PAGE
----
The associations of PH with left ventricular hypertrophy, diastolic dysfunction, and volume status were assessed by logistic regression. Firstly, in an univariate analysis, ECW was statistically associated with PH (relative risk of 1.194; 95% confidence interval of 1.006 – 1.416; p = 0.042). Secondly, including left atrium this variable was statistically associated with the presence of PH (relative risk of 1.216; 95% confidence interval of 1.057 – 1.398; p = 0.006) and ECW lost its significance (p = 0.303). In subsequent models, in which were successively included diastolic filing of left ventricle, albumin level, and posterior wall thickness only left atrium maintained statistically significant association with PH (relative risk of 1.172; 95% confidence interval of 1.010 – 1.359; p = 0.036).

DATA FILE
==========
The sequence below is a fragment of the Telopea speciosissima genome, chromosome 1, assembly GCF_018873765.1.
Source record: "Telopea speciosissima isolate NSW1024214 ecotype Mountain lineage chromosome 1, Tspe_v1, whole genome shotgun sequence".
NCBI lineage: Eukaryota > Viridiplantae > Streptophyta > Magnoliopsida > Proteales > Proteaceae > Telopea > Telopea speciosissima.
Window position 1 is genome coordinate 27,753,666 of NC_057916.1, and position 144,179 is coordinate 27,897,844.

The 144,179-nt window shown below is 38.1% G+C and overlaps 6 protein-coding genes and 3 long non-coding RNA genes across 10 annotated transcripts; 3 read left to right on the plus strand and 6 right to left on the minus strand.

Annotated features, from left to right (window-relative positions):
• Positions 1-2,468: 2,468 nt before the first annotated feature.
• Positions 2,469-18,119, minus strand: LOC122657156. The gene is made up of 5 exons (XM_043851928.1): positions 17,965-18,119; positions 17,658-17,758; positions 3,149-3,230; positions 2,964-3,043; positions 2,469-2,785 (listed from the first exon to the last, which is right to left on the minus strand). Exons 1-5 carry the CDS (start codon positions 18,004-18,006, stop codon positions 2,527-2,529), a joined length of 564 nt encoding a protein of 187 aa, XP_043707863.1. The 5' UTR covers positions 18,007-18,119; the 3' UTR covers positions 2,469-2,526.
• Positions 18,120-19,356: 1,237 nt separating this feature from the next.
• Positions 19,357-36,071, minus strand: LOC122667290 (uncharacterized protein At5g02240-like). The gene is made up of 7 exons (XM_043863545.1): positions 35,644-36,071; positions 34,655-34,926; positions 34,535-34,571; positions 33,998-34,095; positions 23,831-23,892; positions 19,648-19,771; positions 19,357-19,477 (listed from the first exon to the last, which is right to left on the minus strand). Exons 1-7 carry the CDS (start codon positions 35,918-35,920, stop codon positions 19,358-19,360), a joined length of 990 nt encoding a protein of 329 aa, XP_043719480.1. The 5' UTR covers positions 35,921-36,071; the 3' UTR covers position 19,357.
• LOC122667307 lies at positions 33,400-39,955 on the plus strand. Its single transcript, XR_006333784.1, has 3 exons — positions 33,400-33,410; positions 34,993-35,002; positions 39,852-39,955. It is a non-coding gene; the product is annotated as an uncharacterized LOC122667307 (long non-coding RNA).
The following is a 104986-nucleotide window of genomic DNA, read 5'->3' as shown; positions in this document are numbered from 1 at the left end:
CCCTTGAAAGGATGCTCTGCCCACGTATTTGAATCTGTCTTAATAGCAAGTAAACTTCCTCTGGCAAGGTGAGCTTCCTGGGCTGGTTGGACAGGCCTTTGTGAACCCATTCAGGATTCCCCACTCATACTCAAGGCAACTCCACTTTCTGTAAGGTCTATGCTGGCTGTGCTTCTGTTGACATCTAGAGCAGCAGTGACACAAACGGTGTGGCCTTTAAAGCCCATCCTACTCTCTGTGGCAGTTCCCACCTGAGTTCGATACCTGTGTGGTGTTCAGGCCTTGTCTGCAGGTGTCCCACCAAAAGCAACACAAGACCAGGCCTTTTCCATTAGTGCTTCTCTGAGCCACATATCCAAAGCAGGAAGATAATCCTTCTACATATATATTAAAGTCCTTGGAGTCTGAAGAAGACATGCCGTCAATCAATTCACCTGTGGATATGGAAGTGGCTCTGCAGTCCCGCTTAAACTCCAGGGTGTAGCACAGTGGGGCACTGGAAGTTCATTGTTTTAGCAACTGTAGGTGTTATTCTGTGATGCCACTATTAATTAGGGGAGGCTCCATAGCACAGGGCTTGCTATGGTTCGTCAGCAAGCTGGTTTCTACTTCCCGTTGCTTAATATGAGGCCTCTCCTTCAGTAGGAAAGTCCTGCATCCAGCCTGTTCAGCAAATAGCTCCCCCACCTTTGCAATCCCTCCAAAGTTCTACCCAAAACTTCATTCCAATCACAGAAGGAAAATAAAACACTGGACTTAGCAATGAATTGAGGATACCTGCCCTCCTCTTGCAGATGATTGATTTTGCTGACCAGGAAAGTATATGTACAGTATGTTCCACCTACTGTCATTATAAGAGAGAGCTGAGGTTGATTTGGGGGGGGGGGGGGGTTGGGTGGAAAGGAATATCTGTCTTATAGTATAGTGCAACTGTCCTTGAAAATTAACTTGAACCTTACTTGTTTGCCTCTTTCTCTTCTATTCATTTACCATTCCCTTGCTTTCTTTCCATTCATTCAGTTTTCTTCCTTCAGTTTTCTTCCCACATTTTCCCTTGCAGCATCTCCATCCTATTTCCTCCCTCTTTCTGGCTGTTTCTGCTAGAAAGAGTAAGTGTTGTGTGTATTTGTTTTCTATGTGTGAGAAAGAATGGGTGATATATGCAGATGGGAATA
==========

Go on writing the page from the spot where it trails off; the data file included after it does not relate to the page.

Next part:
Among the 23 patients with PH there were 11 deaths (47.8%) while among the 52 patients without PH there were 13 deaths (25%). Survival table curves concerning the presence or absence of PH are expressed in Figure 1. PH patients had a statistically worse survival after the sixth year of follow up.

thumbnailFigure 1. Mortality associated with pulmonary hypertension in hemodialysis patients.

Cox regression analysis, which included variables with p < 0.1 between groups, revealed a statistically significant association only between albumin levels and mortality (Table 3).

Table 3. Cox regression: all mortality causes in hemodialysis patients